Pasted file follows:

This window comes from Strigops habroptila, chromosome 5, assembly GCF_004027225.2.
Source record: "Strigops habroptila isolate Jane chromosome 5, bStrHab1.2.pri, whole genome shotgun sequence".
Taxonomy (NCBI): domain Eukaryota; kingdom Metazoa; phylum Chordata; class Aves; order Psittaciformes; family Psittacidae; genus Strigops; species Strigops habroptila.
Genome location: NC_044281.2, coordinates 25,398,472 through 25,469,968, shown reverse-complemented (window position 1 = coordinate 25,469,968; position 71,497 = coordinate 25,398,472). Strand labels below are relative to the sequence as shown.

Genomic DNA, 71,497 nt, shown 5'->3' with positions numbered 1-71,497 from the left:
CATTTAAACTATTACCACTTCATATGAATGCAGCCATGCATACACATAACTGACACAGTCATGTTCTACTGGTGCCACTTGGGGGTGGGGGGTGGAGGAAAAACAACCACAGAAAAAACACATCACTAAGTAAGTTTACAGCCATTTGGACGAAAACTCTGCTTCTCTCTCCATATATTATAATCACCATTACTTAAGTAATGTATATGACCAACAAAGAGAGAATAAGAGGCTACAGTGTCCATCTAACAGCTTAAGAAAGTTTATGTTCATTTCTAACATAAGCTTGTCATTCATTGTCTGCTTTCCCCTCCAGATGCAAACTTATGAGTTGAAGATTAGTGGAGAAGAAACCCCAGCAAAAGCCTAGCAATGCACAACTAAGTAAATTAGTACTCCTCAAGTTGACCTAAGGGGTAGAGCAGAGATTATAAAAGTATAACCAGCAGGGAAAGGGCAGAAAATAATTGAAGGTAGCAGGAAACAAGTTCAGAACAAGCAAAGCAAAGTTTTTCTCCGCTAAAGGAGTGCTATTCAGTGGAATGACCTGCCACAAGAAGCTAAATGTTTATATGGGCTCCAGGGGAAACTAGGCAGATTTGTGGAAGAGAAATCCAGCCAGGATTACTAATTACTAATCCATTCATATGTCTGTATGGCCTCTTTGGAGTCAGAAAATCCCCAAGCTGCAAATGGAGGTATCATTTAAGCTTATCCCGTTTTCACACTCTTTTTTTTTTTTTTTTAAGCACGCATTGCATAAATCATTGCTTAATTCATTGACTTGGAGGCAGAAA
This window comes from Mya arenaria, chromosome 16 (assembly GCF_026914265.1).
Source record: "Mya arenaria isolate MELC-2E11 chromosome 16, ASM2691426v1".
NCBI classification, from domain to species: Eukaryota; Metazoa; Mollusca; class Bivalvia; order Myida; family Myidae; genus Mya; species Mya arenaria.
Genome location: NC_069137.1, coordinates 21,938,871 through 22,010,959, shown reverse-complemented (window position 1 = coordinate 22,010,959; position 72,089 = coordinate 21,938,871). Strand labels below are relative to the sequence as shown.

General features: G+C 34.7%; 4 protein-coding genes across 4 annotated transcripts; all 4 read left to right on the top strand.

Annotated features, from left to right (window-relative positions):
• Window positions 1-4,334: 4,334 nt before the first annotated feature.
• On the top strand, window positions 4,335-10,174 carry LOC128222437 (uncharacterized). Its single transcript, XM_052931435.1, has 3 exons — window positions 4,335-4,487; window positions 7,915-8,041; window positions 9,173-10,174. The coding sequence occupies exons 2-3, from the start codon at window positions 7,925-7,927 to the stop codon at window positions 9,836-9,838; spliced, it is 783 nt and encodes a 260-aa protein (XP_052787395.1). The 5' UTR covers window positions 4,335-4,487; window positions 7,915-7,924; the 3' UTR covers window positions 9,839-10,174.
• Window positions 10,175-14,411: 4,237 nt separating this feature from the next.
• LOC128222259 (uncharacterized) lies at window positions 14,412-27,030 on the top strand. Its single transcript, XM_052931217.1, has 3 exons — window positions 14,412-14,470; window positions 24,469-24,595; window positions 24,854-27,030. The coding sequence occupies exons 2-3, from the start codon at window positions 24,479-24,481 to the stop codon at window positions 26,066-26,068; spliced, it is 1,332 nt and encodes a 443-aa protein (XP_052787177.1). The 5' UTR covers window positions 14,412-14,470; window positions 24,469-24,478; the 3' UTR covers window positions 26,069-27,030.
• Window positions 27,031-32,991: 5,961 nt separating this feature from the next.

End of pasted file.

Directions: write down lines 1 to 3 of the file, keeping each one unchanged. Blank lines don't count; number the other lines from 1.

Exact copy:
This window comes from Strigops habroptila, chromosome 5, assembly GCF_004027225.2.
Source record: "Strigops habroptila isolate Jane chromosome 5, bStrHab1.2.pri, whole genome shotgun sequence".
Taxonomy (NCBI): domain Eukaryota; kingdom Metazoa; phylum Chordata; class Aves; order Psittaciformes; family Psittacidae; genus Strigops; species Strigops habroptila.